Rugby Union: Wasps always look second best

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The Independent Online
WHO CARES who comes second? Well, for a long time at Sudbury yesterday Wasps gave the distinct impression that they were not particularly bothered one way or the other. Indeed, there was always the danger that they would finish second to Bristol here let alone overall in the league.

They should know better because in 1990 they were handed the title on a plate when Gloucester blew it at Nottingham. This time, though, they were struggling to get their act together, despite the presence of a duplicate Courage trophy. Then, with 10 minutes remaining, came word that Saracens had squeezed ahead of Bath and Wasps, leading 7-6, redoubled their efforts to stay ahead.

Bristol's points came via two Mark Tainton penalties while Wasps scored the game's only try through Phil Hopley with Rob Andrew supplying the winning touchline conversion. Their coach, Rob Smith, summed it up when he said: 'It was a pretty awful game.'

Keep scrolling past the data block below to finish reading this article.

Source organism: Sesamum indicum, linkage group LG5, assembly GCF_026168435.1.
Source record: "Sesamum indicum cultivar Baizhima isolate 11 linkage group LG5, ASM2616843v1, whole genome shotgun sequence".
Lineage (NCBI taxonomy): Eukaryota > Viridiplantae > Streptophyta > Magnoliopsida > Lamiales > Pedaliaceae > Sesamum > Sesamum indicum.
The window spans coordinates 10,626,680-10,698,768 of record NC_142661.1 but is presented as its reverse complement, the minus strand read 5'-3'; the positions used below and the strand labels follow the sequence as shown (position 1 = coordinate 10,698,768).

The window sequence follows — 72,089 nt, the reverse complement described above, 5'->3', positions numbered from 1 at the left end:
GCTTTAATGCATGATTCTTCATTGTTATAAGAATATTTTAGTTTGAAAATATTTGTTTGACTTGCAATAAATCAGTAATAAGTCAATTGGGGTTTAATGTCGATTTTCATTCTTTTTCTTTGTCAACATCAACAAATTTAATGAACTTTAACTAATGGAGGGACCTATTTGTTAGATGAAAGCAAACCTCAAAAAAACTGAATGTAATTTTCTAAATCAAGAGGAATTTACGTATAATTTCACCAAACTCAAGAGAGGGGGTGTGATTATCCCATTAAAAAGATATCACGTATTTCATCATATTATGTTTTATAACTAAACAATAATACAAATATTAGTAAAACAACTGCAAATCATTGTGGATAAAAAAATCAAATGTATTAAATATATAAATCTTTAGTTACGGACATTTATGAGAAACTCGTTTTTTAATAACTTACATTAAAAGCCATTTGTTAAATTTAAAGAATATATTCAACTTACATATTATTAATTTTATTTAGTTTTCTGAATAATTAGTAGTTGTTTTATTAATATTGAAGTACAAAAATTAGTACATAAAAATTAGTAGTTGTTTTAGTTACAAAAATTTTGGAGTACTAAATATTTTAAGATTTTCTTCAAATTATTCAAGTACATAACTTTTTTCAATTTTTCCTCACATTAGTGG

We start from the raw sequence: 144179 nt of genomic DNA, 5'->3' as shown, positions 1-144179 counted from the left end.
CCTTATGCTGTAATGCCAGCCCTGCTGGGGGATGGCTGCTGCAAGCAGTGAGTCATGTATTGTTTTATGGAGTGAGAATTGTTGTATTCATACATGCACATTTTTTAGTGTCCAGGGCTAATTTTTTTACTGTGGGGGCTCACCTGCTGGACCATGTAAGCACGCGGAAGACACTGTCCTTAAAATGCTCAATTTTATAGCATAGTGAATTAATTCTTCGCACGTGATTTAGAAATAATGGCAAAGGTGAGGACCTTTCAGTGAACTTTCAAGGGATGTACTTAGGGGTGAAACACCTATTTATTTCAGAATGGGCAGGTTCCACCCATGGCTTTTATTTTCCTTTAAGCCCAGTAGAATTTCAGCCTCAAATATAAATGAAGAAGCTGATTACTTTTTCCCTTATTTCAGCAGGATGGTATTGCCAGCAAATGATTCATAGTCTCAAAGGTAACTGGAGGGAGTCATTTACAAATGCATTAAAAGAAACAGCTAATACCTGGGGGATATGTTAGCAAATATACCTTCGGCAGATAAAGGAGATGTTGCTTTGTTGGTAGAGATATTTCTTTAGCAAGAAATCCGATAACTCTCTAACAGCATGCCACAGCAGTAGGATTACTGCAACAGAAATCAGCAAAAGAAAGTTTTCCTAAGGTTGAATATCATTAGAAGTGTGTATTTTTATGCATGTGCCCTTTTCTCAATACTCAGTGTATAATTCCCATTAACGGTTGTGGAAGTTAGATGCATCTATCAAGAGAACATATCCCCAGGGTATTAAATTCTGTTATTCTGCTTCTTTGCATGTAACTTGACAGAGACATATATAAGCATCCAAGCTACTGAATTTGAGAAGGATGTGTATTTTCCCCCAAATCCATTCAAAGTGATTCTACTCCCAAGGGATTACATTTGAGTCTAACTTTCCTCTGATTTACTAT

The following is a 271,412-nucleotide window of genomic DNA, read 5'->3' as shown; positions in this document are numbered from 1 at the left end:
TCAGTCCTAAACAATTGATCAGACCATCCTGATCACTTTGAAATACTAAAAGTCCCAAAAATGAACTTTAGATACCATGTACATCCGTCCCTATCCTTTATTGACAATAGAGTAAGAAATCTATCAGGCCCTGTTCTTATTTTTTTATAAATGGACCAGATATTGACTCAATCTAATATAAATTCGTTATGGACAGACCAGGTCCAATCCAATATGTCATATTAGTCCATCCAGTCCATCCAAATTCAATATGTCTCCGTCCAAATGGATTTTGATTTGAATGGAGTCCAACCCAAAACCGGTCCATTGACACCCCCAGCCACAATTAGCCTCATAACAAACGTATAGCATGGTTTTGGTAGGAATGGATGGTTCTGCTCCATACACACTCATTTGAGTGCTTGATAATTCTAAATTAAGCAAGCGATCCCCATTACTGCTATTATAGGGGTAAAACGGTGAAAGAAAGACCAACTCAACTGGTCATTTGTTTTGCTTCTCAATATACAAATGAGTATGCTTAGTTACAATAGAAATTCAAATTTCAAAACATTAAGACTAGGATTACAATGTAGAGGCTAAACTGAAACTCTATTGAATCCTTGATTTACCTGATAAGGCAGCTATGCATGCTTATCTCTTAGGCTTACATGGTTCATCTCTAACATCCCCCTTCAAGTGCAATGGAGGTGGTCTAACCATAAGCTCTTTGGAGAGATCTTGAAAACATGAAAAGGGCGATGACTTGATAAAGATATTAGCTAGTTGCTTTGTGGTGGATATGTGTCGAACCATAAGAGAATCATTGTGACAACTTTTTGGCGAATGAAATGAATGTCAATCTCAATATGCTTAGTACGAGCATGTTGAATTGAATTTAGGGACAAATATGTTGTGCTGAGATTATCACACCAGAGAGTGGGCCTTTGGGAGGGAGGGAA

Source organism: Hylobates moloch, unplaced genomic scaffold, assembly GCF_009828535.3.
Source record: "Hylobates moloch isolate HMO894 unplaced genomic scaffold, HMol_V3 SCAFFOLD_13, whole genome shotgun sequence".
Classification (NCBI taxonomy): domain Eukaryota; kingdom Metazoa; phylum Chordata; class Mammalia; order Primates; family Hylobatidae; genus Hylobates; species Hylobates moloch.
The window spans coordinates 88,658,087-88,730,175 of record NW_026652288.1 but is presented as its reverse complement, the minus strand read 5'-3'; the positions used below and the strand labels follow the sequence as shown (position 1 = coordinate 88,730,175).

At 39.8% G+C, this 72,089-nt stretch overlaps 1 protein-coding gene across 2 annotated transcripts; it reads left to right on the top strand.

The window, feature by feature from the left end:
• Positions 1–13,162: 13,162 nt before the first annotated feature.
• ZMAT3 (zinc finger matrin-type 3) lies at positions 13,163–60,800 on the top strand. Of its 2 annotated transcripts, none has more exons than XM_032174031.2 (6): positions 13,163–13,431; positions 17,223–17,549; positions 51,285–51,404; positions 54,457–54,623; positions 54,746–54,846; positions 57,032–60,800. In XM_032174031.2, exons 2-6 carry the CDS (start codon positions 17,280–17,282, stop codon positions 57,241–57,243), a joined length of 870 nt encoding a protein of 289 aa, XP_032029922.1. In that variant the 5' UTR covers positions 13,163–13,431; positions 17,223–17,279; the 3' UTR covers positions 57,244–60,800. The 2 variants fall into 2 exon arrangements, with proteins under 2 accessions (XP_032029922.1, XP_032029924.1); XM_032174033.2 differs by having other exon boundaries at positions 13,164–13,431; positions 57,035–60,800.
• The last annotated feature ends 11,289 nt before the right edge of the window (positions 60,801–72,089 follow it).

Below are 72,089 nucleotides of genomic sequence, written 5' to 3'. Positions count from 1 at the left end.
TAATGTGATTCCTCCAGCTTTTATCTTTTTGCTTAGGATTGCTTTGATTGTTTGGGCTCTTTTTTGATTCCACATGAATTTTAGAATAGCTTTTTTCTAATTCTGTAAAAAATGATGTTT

Newcastle Gosforth were unable to celebrate their promotion to the First Division in the style they would have liked at Moseley, who deservedly triumphed 19-16 and so avoided relegation, thanks to a late try by their wing Dave Spiller.

Ian Hunter confirmed his British Lions tour place in New Zealand by coming through Northampton's game at London Scottish unscathed. The 24-year-old England wing, who has had knee problems all season, lasted the whole match under the scrutiny of the Lions' manager Geoff Cooke and assistant coach Dick Best.

Hunter, indeed, scored the last of Northampton's five tries as his side finished their season with a flourishing 34-21 victory.

West Hartlepool, like London Scottish already relegated, departed the first division with a five-try, 39-15 demolition of Orrell.

Next Saturday's Pilkington Cup finalists had contrasting fortunes. Leicester won 28-5 at relegated Rugby with first-half tries coming from the brothers Underwood, Rory and Tony. But there were injuries to lock Matt Poole and prop Derek Jelley. As a consequence, the Leicester captain and blind- side flanker, John Wells, did not have the ideal preparation for Twickenham, spending most of the match in the front row.

Harlequins, minus many leading players, lost 25-5 at Gloucester, one of whose tries came from their outstanding No 8 Bobby Fowke. Quins performed best in the first 30 minutes, narrowly missing drop goal and penalty shots before their exciting young wing Mike Wedderburn scored a superb corner try.

Gloucester led 7-5 at half-time after a try by centre Simon Morris which Tim Smith converted. But they took control in the second half with Fowke's try and a conversion and two penalties from Smith in the first 15 minutes. But Smith's try in the last minute gave the score an misleadingly one-sided look.

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